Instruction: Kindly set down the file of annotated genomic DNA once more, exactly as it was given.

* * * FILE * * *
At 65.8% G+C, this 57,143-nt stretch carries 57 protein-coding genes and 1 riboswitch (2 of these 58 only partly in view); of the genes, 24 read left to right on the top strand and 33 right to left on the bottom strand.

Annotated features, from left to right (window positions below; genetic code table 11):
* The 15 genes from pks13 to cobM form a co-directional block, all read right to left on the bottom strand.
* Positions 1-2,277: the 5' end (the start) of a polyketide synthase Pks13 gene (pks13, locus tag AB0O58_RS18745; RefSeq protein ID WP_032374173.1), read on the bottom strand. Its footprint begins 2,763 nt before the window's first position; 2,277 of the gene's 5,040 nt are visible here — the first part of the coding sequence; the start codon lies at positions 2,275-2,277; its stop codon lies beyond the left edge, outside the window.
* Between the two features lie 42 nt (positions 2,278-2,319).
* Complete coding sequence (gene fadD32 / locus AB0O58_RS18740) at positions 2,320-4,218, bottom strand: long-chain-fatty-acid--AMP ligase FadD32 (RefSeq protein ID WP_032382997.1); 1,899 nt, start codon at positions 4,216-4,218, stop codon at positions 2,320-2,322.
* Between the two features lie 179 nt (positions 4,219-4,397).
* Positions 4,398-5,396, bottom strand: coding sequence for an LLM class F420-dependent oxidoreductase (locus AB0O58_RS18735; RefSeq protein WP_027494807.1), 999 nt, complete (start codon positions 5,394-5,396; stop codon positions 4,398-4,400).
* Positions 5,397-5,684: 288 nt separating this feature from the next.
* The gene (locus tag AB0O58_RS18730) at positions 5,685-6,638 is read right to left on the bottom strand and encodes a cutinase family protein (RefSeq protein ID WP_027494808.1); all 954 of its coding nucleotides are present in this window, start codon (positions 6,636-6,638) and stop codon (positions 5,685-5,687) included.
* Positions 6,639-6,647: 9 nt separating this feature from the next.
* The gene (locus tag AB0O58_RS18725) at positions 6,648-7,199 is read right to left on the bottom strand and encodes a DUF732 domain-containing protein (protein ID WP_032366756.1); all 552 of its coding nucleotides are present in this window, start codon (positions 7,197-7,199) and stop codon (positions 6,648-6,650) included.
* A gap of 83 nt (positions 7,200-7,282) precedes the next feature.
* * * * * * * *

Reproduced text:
At 65.8% G+C, this 57,143-nt stretch carries 57 protein-coding genes and 1 riboswitch (2 of these 58 only partly in view); of the genes, 24 read left to right on the top strand and 33 right to left on the bottom strand.

Annotated features, from left to right (window positions below; genetic code table 11):
* The 15 genes from pks13 to cobM form a co-directional block, all read right to left on the bottom strand.
* Positions 1-2,277: the 5' end (the start) of a polyketide synthase Pks13 gene (pks13, locus tag AB0O58_RS18745; RefSeq protein ID WP_032374173.1), read on the bottom strand. Its footprint begins 2,763 nt before the window's first position; 2,277 of the gene's 5,040 nt are visible here — the first part of the coding sequence; the start codon lies at positions 2,275-2,277; its stop codon lies beyond the left edge, outside the window.
* Between the two features lie 42 nt (positions 2,278-2,319).
* Complete coding sequence (gene fadD32 / locus AB0O58_RS18740) at positions 2,320-4,218, bottom strand: long-chain-fatty-acid--AMP ligase FadD32 (RefSeq protein ID WP_032382997.1); 1,899 nt, start codon at positions 4,216-4,218, stop codon at positions 2,320-2,322.
* Between the two features lie 179 nt (positions 4,219-4,397).
* Positions 4,398-5,396, bottom strand: coding sequence for an LLM class F420-dependent oxidoreductase (locus AB0O58_RS18735; RefSeq protein WP_027494807.1), 999 nt, complete (start codon positions 5,394-5,396; stop codon positions 4,398-4,400).
* Positions 5,397-5,684: 288 nt separating this feature from the next.
* The gene (locus tag AB0O58_RS18730) at positions 5,685-6,638 is read right to left on the bottom strand and encodes a cutinase family protein (RefSeq protein ID WP_027494808.1); all 954 of its coding nucleotides are present in this window, start codon (positions 6,636-6,638) and stop codon (positions 5,685-5,687) included.
* Positions 6,639-6,647: 9 nt separating this feature from the next.
* The gene (locus tag AB0O58_RS18725) at positions 6,648-7,199 is read right to left on the bottom strand and encodes a DUF732 domain-containing protein (protein ID WP_032366756.1); all 552 of its coding nucleotides are present in this window, start codon (positions 7,197-7,199) and stop codon (positions 6,648-6,650) included.
* A gap of 83 nt (positions 7,200-7,282) precedes the next feature.